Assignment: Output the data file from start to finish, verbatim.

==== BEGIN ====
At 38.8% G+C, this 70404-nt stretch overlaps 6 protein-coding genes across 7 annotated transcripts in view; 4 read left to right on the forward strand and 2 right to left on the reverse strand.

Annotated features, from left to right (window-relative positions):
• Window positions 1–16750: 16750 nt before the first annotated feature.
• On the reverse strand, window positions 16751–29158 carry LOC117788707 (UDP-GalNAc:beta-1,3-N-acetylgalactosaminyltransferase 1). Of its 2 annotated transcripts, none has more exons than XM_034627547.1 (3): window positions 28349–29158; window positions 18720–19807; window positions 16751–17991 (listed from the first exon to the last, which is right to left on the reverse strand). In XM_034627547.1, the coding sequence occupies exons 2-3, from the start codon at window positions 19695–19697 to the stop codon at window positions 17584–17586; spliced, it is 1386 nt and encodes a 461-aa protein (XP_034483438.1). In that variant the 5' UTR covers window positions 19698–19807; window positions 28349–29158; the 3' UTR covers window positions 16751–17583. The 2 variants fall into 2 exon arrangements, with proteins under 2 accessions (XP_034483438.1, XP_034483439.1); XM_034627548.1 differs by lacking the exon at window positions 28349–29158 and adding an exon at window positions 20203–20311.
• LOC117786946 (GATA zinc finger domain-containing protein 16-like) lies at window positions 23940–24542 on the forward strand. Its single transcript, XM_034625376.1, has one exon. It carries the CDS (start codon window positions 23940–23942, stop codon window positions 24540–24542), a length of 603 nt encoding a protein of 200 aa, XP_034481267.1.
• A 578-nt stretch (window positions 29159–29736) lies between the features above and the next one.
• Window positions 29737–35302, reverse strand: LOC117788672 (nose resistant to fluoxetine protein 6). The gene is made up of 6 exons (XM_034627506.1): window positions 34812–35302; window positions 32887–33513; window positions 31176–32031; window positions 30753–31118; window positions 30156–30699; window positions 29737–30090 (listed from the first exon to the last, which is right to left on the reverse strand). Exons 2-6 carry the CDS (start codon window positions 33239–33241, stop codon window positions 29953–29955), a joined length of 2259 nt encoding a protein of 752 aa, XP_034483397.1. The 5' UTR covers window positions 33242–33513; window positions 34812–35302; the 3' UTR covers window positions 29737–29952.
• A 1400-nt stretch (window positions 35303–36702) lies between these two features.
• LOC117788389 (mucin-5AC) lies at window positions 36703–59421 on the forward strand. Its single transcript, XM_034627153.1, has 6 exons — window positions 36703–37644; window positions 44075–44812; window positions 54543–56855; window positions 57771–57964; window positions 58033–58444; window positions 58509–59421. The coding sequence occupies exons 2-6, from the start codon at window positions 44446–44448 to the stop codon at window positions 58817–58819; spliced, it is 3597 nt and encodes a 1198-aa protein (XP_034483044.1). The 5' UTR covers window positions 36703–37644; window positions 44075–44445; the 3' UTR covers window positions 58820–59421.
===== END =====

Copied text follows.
At 38.8% G+C, this 70404-nt stretch overlaps 6 protein-coding genes across 7 annotated transcripts in view; 4 read left to right on the forward strand and 2 right to left on the reverse strand.

Annotated features, from left to right (window-relative positions):
• Window positions 1–16750: 16750 nt before the first annotated feature.
• On the reverse strand, window positions 16751–29158 carry LOC117788707 (UDP-GalNAc:beta-1,3-N-acetylgalactosaminyltransferase 1). Of its 2 annotated transcripts, none has more exons than XM_034627547.1 (3): window positions 28349–29158; window positions 18720–19807; window positions 16751–17991 (listed from the first exon to the last, which is right to left on the reverse strand). In XM_034627547.1, the coding sequence occupies exons 2-3, from the start codon at window positions 19695–19697 to the stop codon at window positions 17584–17586; spliced, it is 1386 nt and encodes a 461-aa protein (XP_034483438.1). In that variant the 5' UTR covers window positions 19698–19807; window positions 28349–29158; the 3' UTR covers window positions 16751–17583. The 2 variants fall into 2 exon arrangements, with proteins under 2 accessions (XP_034483438.1, XP_034483439.1); XM_034627548.1 differs by lacking the exon at window positions 28349–29158 and adding an exon at window positions 20203–20311.
• LOC117786946 (GATA zinc finger domain-containing protein 16-like) lies at window positions 23940–24542 on the forward strand. Its single transcript, XM_034625376.1, has one exon. It carries the CDS (start codon window positions 23940–23942, stop codon window positions 24540–24542), a length of 603 nt encoding a protein of 200 aa, XP_034481267.1.
• A 578-nt stretch (window positions 29159–29736) lies between the features above and the next one.
• Window positions 29737–35302, reverse strand: LOC117788672 (nose resistant to fluoxetine protein 6). The gene is made up of 6 exons (XM_034627506.1): window positions 34812–35302; window positions 32887–33513; window positions 31176–32031; window positions 30753–31118; window positions 30156–30699; window positions 29737–30090 (listed from the first exon to the last, which is right to left on the reverse strand). Exons 2-6 carry the CDS (start codon window positions 33239–33241, stop codon window positions 29953–29955), a joined length of 2259 nt encoding a protein of 752 aa, XP_034483397.1. The 5' UTR covers window positions 33242–33513; window positions 34812–35302; the 3' UTR covers window positions 29737–29952.
• A 1400-nt stretch (window positions 35303–36702) lies between these two features.
• LOC117788389 (mucin-5AC) lies at window positions 36703–59421 on the forward strand. Its single transcript, XM_034627153.1, has 6 exons — window positions 36703–37644; window positions 44075–44812; window positions 54543–56855; window positions 57771–57964; window positions 58033–58444; window positions 58509–59421. The coding sequence occupies exons 2-6, from the start codon at window positions 44446–44448 to the stop codon at window positions 58817–58819; spliced, it is 3597 nt and encodes a 1198-aa protein (XP_034483044.1). The 5' UTR covers window positions 36703–37644; window positions 44075–44445; the 3' UTR covers window positions 58820–59421.